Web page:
Cardiovascular Health May Predict Future Cognitive Ability

Cardiovascular Health May Predict Future Cognitive AbilityIndividuals at risk for stroke also appear to have an increased chance of developing age-related cognitive decline, according to researchers from the University of California.

The team of scientists examined the health of 73 older individuals who had not experienced a stroke or signs of cognitive impairment. While analyzing the data of the participants over a 10-year period, a correlation between physical and mental health was discovered.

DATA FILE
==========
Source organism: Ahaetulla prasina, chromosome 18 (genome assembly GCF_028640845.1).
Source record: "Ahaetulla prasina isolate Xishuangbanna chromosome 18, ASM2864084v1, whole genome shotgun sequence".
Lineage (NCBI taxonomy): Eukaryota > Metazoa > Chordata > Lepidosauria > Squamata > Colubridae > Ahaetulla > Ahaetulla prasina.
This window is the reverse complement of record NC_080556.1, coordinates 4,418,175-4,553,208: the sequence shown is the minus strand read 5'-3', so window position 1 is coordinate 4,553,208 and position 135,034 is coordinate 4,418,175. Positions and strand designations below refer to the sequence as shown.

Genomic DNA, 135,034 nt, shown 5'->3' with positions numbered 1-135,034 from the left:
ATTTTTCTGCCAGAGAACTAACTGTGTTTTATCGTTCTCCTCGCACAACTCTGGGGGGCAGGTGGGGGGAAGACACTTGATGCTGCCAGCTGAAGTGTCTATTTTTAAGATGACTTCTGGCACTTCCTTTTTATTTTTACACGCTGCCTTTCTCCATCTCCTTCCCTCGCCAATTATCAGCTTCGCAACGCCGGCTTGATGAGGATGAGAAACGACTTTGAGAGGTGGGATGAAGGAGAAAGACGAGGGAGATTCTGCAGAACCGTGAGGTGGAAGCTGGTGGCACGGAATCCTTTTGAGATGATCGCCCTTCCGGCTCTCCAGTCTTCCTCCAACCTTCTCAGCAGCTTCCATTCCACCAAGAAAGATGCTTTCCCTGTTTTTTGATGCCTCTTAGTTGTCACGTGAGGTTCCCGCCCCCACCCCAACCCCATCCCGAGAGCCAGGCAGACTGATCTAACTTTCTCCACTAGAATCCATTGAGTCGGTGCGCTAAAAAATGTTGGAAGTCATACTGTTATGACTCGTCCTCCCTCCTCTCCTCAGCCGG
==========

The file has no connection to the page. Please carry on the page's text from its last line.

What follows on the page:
"The findings reveal that if you control for age, education and gender, participants with higher risk for stroke perform significantly more poorly in verbal fluency and inhibition, even when controlling for a history of stroke and dementia," said the lead author of the study, Jonathan Gooblar.

As the country grapples with a growing prevalence of Alzheimer's disease and a lack of a cure for the disorder, the findings may provide hope that controlling cardiovascular risks may help stave off dementia.

The Centers for Disease Control and Prevention recommends a balanced diet and physical exercise as well as avoiding smoking and excess alcohol consumption for a healthy heart.